When an Illinois resident requires the care or decision-making ability of another, it may be necessary to set up a guardianship. According to FindLaw, a guardianship allows one entity or person to make decisions for another, who is referred to as the ward.
If a person is disabled or incapacitated without a medical directive or a durable power of attorney in place, the court may establish a guardianship. They are then charged with making both financial and non-financial decisions for the person who cannot make them for themselves. Guardianships are valuable for those with physical and mental disabilities or incapacities. Many lack the ability to care for themselves, earn a living, express themselves or live independently.
A guardianship's power is not unlimited, however. They are not providing caretaking services and are not tasked with micromanaging the person's life. Guardianship powers include the following:
- Medical decisions
- Financial decisions
- Maintenance and availability of care
- Medical services and educational services are adequate and maintained
- Updating the ward's condition to the courts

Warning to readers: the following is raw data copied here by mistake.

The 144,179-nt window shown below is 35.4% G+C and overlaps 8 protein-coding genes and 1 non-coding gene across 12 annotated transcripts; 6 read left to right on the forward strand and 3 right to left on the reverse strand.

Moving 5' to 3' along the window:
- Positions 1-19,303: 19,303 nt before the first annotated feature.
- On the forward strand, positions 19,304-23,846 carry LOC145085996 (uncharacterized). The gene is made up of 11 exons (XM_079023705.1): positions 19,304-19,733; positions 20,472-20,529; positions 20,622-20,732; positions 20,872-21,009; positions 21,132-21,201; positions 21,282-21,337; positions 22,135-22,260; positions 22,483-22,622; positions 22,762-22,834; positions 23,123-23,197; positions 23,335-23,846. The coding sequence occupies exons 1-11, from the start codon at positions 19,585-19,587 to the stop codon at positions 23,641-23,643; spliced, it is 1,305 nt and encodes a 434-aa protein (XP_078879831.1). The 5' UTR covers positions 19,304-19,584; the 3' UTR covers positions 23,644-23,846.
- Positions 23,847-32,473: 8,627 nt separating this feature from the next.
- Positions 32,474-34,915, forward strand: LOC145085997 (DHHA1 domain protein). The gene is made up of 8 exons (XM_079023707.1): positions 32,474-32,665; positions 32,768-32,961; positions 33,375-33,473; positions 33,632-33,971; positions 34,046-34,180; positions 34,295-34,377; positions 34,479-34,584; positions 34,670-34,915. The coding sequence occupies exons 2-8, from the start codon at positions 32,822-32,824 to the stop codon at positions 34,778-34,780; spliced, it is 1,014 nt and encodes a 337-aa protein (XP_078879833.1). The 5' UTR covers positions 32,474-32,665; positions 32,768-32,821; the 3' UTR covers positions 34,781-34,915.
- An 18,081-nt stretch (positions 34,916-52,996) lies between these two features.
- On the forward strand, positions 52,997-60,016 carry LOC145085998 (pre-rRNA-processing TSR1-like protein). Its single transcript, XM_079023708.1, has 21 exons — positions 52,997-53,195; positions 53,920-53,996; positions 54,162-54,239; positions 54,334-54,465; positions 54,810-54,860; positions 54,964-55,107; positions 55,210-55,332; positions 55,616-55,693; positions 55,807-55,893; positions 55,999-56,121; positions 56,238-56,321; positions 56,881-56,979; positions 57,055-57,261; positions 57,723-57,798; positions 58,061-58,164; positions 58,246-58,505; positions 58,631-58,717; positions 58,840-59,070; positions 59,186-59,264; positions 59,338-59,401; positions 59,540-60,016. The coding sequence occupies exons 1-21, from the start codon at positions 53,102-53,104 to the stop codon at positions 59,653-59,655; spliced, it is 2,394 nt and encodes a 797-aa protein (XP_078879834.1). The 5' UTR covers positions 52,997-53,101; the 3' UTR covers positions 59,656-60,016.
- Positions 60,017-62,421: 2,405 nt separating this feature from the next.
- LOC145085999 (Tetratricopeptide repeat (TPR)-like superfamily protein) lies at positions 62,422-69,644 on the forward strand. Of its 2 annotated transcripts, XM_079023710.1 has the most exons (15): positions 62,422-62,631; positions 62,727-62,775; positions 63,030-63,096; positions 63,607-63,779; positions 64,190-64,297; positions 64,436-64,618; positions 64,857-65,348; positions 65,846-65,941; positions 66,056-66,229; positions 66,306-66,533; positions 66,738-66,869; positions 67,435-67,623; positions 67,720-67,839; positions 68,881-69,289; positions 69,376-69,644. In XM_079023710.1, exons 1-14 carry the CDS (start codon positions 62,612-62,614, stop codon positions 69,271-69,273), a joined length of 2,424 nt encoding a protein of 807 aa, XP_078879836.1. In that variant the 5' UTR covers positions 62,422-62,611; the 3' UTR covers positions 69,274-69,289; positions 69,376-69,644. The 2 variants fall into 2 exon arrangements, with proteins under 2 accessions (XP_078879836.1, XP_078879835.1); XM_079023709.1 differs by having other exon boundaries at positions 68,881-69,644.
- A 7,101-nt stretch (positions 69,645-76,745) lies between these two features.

The court updates include information about the physical and mental health of the individual, their living situation, the list of services they are received, an account of their monetary assets and any other information the court deems necessary. Guardians must be qualified to be chosen by the court. This means they must be at least 18, cannot have a gross misdemeanor or felony record of dishonesty and cannot be incapacitated themselves.
In many cases, the ward can express their wishes when it comes to their guardian. This can be done with power of attorney or a will. If those documents are unavailable, the court may choose a brother, sister, parent, adult children, spouse or other family member of the ward as the guardian.